Institutional Research Information Service
UCL Logo
Please report any queries concerning the funding data grouped in the sections named "Externally Awarded" or "Internally Disbursed" (shown on the profile page) to your Research Finance Administrator. Your can find your Research Finance Administrator at https://www.ucl.ac.uk/finance/research/rs-contacts.php by entering your department
Please report any queries concerning the student data shown on the profile page to:

Email: portico-services@ucl.ac.uk

Help Desk: http://www.ucl.ac.uk/ras/portico/helpdesk
Publication Detail
Running App “Zombies, Run!” Users' Engagement with Physical Activity: A Qualitative Study
  • Publication Type:
    Journal article
  • Publication Sub Type:
  • Authors:
    Faric N, Potts HWW, Rowe S, Beaty T, Hon A, Fisher A
  • Publisher:
    Mary Ann Liebert Inc
  • Publication date:
  • Pagination:
    420, 429
  • Journal:
    Games for Health Journal
  • Volume:
  • Issue:
  • Status:
  • Print ISSN:
  • Language:
Introduction: Sufficient physical activity (PA) is important for all aspects of health. Smartphone apps and the use of gamification, such as narrative-based augmented reality (AR), have a great potential to engage a variety of people in more PA. Zombies, Run! (ZR) is the world's most popular running exergame app and therefore a suitable model to understand what users find engaging. Objective: To understand people's motivation and experience of using a narrative-based AR exergame app ZR for PA. Materials and Methods: ZR users were randomly selected for interview from a quantitative ZR user's survey. Interviews which were guided by a semistructured topic guide were audio-recorded, transcribed, and analyzed using inductive and deductive thematic analysis. Results: Participants were 15 males and 15 females aged 16-53 years (mean = 36, SD = 10), from 13 countries, with the largest proportions from the United States (30%) and United Kingdom (23%). The majority (73%) used ZR while running, followed by cycling and walking. Four overarching themes that emerged were: "Reasons for starting and staying with ZR," "Preferred features," "Perceived effects of ZR," and "Pros and cons of the app." Sixteen subthemes included the attraction of gamification and narrative appeal, desire to add something fun to PA, or to distract from the negative physiological effects of PA. Users' favorite features were the feelings of immersion and presence through narrative, story line, and characters. The narrative motivated participants to engage in PA for longer sessions and encouraged long-term use. Conclusions: This study identified a number of factors that users found attractive in an AR running exergame, particularly narrative. Our findings suggest that ZR may engage people in exercise by modifying their perception of PA through a story line or narrative, dissociating the players from the effort of exertion. AR narrative-based apps may be an effective way of engaging people with health-related behaviors or habit-forming activities.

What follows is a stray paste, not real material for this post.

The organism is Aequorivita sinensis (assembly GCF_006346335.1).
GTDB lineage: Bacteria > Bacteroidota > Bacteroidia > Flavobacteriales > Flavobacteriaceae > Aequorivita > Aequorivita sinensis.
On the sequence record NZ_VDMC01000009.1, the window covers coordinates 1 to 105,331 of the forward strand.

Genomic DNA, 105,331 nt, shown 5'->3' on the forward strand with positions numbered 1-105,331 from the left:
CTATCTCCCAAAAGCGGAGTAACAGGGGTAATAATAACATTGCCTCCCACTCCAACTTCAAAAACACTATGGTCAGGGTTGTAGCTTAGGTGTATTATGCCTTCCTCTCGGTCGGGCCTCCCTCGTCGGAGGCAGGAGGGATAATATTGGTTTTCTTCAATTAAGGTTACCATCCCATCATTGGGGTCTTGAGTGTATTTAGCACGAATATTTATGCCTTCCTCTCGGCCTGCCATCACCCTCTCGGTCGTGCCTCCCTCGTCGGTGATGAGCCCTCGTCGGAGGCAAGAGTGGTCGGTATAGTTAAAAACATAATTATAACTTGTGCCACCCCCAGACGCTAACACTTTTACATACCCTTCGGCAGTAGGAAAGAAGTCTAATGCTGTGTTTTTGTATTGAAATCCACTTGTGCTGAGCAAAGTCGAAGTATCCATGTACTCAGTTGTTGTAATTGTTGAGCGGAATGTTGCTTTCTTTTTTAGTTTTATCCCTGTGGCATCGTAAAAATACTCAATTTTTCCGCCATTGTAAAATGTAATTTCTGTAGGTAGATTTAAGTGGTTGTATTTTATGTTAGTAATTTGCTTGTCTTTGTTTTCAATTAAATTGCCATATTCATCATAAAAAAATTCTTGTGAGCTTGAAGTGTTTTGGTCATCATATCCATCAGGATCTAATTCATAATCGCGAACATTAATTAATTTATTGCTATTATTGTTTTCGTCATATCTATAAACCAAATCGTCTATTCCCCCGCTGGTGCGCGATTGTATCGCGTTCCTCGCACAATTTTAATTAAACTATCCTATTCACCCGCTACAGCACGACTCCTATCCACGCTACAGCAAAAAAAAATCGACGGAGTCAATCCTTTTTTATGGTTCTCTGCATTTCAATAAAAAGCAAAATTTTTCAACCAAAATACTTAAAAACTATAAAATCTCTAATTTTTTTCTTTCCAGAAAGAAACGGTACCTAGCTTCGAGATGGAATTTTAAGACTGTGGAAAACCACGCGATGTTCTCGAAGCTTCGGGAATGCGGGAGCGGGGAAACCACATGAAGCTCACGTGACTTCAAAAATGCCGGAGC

Publication data is maintained in RPS. Visit https://rps.ucl.ac.uk
 More search options
UCL Researchers
Behavioural Science and Health
Epidemiology & Applied Clinical Research
University College London - Gower Street - London - WC1E 6BT Tel:+44 (0)20 7679 2000

© UCL 1999–2011

Search by